United States: Local And Regional Licensing For The US 600 MHz Band (Incentive Auction)

Last Updated: January 16 2014

Article by Richard Marsden, Chantale LaCasse and Jonathan Pike

Report Qualifications/Assumptions & Limiting Conditions

NERA Economic Consulting was commissioned by NTCA – The Rural Association (NTCA)1 and the Rural Wireless Association, Inc. (RWA)2 to explore the arguments for and against using smaller geographic area licenses for the Forward Auction of the 600 MHz Broadcast Incentive Auction (Incentive Auction), and any changes to the auction rules that could facilitate using smaller license areas. The primary audience for this report includes the FCC and other parties interested in the design of the 600 MHz Incentive Auction.

NERA Economic Consulting shall not have any liability to any third party in respect of this report or any actions taken or decisions made as a consequence of the results, advice or recommendations set forth herein.

The opinions expressed herein are valid only for the purpose stated herein and as of the date hereof. Information furnished by others, upon which all or portions of this report are based, is believed to be reliable but has not been verified. No warranty is given as to the accuracy of such information. Public information and industry and statistical data are from sources NERA Economic Consulting deems to be reliable; however, NERA Economic Consulting makes no representation as to the accuracy or completeness of such information and has accepted the information without further verification. No responsibility is taken for changes in market conditions or laws or regulations and no obligation is assumed to revise this report to reflect changes, events or conditions, which occur subsequent to the date hereof.

Executive Summary

The Federal Communications Commission (FCC) recently published detailed proposals for the design of the so-called Incentive Auction, which, if successful, will reallocate 600 MHz spectrum away from broadcasters, and create a new band suitable for the provision of mobile wireless services. A key component of the Incentive Auction is the Forward Auction, in which spectrum will be awarded to wireless operators. The FCC has proposed licensing this spectrum using Economic Areas (EAs) that divide the United States into 176 regions.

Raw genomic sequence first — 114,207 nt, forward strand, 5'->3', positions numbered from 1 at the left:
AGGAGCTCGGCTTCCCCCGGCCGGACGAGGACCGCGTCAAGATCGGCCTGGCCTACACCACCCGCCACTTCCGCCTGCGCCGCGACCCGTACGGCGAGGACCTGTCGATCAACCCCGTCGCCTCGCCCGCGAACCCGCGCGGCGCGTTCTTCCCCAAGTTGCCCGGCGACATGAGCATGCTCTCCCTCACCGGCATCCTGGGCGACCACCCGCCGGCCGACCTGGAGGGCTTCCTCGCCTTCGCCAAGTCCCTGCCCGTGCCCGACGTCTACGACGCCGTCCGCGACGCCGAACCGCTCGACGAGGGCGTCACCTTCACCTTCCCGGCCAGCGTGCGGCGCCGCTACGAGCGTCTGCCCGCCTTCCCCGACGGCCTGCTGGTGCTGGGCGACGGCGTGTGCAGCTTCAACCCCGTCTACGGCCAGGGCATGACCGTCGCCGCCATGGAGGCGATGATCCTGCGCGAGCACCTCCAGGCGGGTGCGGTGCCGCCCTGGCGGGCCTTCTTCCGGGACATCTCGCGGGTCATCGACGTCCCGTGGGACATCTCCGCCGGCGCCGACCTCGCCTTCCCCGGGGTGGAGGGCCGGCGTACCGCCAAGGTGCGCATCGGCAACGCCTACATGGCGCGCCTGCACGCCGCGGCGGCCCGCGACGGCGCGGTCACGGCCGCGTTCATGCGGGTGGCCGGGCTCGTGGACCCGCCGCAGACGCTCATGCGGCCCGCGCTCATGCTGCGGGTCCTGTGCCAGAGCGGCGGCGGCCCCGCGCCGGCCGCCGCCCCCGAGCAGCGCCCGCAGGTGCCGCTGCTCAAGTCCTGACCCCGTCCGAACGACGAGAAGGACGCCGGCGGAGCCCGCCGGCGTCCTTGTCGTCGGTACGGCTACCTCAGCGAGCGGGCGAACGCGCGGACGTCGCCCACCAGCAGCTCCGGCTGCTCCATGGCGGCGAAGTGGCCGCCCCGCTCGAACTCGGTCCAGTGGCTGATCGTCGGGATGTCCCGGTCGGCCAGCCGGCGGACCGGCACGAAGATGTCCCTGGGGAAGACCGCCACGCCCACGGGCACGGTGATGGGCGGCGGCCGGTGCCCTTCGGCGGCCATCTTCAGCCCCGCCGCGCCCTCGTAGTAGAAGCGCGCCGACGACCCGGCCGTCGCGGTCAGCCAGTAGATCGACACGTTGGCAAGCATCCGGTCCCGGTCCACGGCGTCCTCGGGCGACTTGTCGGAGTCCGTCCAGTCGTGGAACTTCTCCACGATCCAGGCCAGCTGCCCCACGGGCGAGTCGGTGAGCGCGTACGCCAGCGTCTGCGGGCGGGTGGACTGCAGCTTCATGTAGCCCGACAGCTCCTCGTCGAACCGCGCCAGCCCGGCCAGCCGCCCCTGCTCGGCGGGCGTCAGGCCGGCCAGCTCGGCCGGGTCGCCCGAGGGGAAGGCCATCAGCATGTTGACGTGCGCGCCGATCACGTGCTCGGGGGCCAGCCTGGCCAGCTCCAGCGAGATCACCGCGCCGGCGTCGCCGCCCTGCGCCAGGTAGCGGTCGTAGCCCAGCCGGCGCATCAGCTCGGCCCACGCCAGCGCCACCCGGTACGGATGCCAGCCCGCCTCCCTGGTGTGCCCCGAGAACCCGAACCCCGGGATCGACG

This paper explores the arguments for and against using smaller geographic license areas, such as Cellular Market Areas (CMAs), instead of EAs. We conclude that there is a compelling case for defining smaller areas that are more tailored to the demands of potential bidders. We also propose that the Forward Auction be conducted in two sequential bidding phases, consisting of one phase for urban areas primarily based on the EA licensing structure, followed by a second phase of bidding for rural areas, primarily based on the RSA3 licensing structure. We call this the Sequential Forward Auctions approach. It is designed specifically to address concerns about aggregation risk and implementation complexity associated with expanding the number of license areas in the Forward Auction.

The general concept underpinning the definition of a geographic area for a spectrum auction is that it should cover a population that provides a coherent economic market for deploying and offering mobile wireless services. The FCC's proposal to use EAs in the Forward Auction is strongly opposed by local operators and their representatives, who argue that EAs are too large and would create an insurmountable obstacle to them participating in the auction. There appear to be many examples of small local operators whose current footprints are a reasonable fit with CMAs but a poor fit with EAs.

Licensing spectrum using smaller license areas is associated with a number of potential benefits. It may maximize the role of the market in determining allocation, as it is more likely that all types of demand will be represented and tested in the auction. It may also best fulfill the FCC's statutory obligations to promote economic opportunity for small businesses and rural carriers, and deployment of services to rural areas, including its mandate under Section 309(j) of the Communications Act. Finally, it supports maximum granularity in determining the availability of spectrum reclaimed from broadcasters. However, there are also benefits associated with having fewer, larger licenses. This may mitigate aggregation risk for national and large regional bidders, thus giving them greater security to express the full value of their demand. Having fewer licenses may also facilitate auction implementation by reducing complexity for the auctioneer and for some bidders.

Local operators and their representatives generally prefer licensing at the CMA level, but this would mean an increase in the number of license areas from 176 to 734. Large operators oppose this change, primarily on the basis that it will expose bidders to aggregation risk. Most of the additional licenses would be rural, so we doubt this shift would greatly affect the exposure of a national bidder to failing to win a critical mass of population coverage. However, it may increase their exposure to winning an unwanted subset of their demand.

We have not identified any reason why the ascending clock auction design proposed for the Forward Auction could not be adapted to cope with many more license areas than the 176 areas that would be auctioned using EAs. It could probably be made to work for an auction of all 734 CMAs. Given the importance that the FCC and Congress attach to the Incentive Auction being a success, it is perhaps not surprising that the FCC's preliminary preference may have been to license the spectrum on the basis of larger lots. But while there are implementation risks that increase with an expansion in the number of geographic areas, for example with respect to bid submission, none of these implementation risks appear insurmountable.